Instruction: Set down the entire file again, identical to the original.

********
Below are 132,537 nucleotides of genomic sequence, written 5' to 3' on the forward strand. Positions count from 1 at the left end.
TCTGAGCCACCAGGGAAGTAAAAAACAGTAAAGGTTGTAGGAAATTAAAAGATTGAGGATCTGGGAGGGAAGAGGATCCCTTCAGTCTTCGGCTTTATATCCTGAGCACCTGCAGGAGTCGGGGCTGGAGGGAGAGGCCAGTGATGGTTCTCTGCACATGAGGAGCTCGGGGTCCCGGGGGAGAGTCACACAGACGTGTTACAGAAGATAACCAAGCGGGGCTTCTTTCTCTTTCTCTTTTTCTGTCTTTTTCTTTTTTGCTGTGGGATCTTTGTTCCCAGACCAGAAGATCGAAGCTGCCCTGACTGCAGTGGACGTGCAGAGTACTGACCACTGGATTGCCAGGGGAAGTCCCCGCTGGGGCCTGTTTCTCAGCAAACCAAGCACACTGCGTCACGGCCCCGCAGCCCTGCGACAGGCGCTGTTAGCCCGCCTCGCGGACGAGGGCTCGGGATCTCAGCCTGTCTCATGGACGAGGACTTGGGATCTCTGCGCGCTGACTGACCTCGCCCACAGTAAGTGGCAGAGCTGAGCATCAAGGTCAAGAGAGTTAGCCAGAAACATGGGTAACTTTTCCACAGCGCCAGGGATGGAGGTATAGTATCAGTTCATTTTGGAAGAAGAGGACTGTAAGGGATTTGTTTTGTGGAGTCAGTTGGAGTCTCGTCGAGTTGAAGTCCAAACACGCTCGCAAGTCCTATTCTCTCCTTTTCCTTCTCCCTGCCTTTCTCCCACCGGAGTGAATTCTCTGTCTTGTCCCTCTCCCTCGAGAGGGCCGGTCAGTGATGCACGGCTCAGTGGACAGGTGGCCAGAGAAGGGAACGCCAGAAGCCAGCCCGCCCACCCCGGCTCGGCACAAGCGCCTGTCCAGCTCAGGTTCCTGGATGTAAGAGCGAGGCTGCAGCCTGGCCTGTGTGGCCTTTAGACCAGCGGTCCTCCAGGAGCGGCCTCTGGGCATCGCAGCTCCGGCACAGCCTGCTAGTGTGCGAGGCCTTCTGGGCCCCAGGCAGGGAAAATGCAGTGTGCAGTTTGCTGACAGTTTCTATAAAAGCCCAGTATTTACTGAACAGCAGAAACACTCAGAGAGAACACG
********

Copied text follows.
Below are 132,537 nucleotides of genomic sequence, written 5' to 3' on the forward strand. Positions count from 1 at the left end.
TCTGAGCCACCAGGGAAGTAAAAAACAGTAAAGGTTGTAGGAAATTAAAAGATTGAGGATCTGGGAGGGAAGAGGATCCCTTCAGTCTTCGGCTTTATATCCTGAGCACCTGCAGGAGTCGGGGCTGGAGGGAGAGGCCAGTGATGGTTCTCTGCACATGAGGAGCTCGGGGTCCCGGGGGAGAGTCACACAGACGTGTTACAGAAGATAACCAAGCGGGGCTTCTTTCTCTTTCTCTTTTTCTGTCTTTTTCTTTTTTGCTGTGGGATCTTTGTTCCCAGACCAGAAGATCGAAGCTGCCCTGACTGCAGTGGACGTGCAGAGTACTGACCACTGGATTGCCAGGGGAAGTCCCCGCTGGGGCCTGTTTCTCAGCAAACCAAGCACACTGCGTCACGGCCCCGCAGCCCTGCGACAGGCGCTGTTAGCCCGCCTCGCGGACGAGGGCTCGGGATCTCAGCCTGTCTCATGGACGAGGACTTGGGATCTCTGCGCGCTGACTGACCTCGCCCACAGTAAGTGGCAGAGCTGAGCATCAAGGTCAAGAGAGTTAGCCAGAAACATGGGTAACTTTTCCACAGCGCCAGGGATGGAGGTATAGTATCAGTTCATTTTGGAAGAAGAGGACTGTAAGGGATTTGTTTTGTGGAGTCAGTTGGAGTCTCGTCGAGTTGAAGTCCAAACACGCTCGCAAGTCCTATTCTCTCCTTTTCCTTCTCCCTGCCTTTCTCCCACCGGAGTGAATTCTCTGTCTTGTCCCTCTCCCTCGAGAGGGCCGGTCAGTGATGCACGGCTCAGTGGACAGGTGGCCAGAGAAGGGAACGCCAGAAGCCAGCCCGCCCACCCCGGCTCGGCACAAGCGCCTGTCCAGCTCAGGTTCCTGGATGTAAGAGCGAGGCTGCAGCCTGGCCTGTGTGGCCTTTAGACCAGCGGTCCTCCAGGAGCGGCCTCTGGGCATCGCAGCTCCGGCACAGCCTGCTAGTGTGCGAGGCCTTCTGGGCCCCAGGCAGGGAAAATGCAGTGTGCAGTTTGCTGACAGTTTCTATAAAAGCCCAGTATTTACTGAACAGCAGAAACACTCAGAGAGAACACG